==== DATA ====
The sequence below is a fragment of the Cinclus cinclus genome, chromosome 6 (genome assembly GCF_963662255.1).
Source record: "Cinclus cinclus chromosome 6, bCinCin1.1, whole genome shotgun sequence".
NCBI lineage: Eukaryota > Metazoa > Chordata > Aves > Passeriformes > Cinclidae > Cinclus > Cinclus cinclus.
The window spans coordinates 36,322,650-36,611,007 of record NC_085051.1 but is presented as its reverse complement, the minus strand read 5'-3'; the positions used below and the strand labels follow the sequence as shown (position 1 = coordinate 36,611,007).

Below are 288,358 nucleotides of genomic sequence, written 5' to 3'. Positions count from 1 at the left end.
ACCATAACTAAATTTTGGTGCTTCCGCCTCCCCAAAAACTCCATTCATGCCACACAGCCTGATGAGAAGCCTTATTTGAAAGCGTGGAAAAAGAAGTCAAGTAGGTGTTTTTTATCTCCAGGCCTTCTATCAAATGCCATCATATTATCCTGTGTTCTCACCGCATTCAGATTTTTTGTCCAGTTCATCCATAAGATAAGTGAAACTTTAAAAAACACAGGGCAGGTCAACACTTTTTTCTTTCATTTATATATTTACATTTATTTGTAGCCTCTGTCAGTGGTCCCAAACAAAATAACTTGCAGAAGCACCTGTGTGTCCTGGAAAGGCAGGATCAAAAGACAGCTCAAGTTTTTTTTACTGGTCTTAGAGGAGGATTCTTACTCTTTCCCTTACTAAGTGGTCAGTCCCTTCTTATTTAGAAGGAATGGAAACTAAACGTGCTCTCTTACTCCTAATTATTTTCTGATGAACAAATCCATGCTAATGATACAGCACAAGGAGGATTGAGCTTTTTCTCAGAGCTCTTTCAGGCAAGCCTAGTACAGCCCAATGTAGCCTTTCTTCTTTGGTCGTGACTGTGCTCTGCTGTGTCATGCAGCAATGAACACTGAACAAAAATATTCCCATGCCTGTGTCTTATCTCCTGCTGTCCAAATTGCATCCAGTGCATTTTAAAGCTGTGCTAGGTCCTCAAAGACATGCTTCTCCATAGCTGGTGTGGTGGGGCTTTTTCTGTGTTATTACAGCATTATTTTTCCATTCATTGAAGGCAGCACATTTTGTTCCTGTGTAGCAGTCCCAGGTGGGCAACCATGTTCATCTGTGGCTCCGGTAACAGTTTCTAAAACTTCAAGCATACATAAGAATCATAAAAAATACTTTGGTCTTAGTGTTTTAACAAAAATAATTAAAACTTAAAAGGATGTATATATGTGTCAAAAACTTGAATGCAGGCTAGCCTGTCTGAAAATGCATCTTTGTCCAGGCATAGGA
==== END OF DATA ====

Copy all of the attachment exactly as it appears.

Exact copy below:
The sequence below is a fragment of the Cinclus cinclus genome, chromosome 6 (genome assembly GCF_963662255.1).
Source record: "Cinclus cinclus chromosome 6, bCinCin1.1, whole genome shotgun sequence".
NCBI lineage: Eukaryota > Metazoa > Chordata > Aves > Passeriformes > Cinclidae > Cinclus > Cinclus cinclus.
The window spans coordinates 36,322,650-36,611,007 of record NC_085051.1 but is presented as its reverse complement, the minus strand read 5'-3'; the positions used below and the strand labels follow the sequence as shown (position 1 = coordinate 36,611,007).

Below are 288,358 nucleotides of genomic sequence, written 5' to 3'. Positions count from 1 at the left end.
ACCATAACTAAATTTTGGTGCTTCCGCCTCCCCAAAAACTCCATTCATGCCACACAGCCTGATGAGAAGCCTTATTTGAAAGCGTGGAAAAAGAAGTCAAGTAGGTGTTTTTTATCTCCAGGCCTTCTATCAAATGCCATCATATTATCCTGTGTTCTCACCGCATTCAGATTTTTTGTCCAGTTCATCCATAAGATAAGTGAAACTTTAAAAAACACAGGGCAGGTCAACACTTTTTTCTTTCATTTATATATTTACATTTATTTGTAGCCTCTGTCAGTGGTCCCAAACAAAATAACTTGCAGAAGCACCTGTGTGTCCTGGAAAGGCAGGATCAAAAGACAGCTCAAGTTTTTTTTACTGGTCTTAGAGGAGGATTCTTACTCTTTCCCTTACTAAGTGGTCAGTCCCTTCTTATTTAGAAGGAATGGAAACTAAACGTGCTCTCTTACTCCTAATTATTTTCTGATGAACAAATCCATGCTAATGATACAGCACAAGGAGGATTGAGCTTTTTCTCAGAGCTCTTTCAGGCAAGCCTAGTACAGCCCAATGTAGCCTTTCTTCTTTGGTCGTGACTGTGCTCTGCTGTGTCATGCAGCAATGAACACTGAACAAAAATATTCCCATGCCTGTGTCTTATCTCCTGCTGTCCAAATTGCATCCAGTGCATTTTAAAGCTGTGCTAGGTCCTCAAAGACATGCTTCTCCATAGCTGGTGTGGTGGGGCTTTTTCTGTGTTATTACAGCATTATTTTTCCATTCATTGAAGGCAGCACATTTTGTTCCTGTGTAGCAGTCCCAGGTGGGCAACCATGTTCATCTGTGGCTCCGGTAACAGTTTCTAAAACTTCAAGCATACATAAGAATCATAAAAAATACTTTGGTCTTAGTGTTTTAACAAAAATAATTAAAACTTAAAAGGATGTATATATGTGTCAAAAACTTGAATGCAGGCTAGCCTGTCTGAAAATGCATCTTTGTCCAGGCATAGGA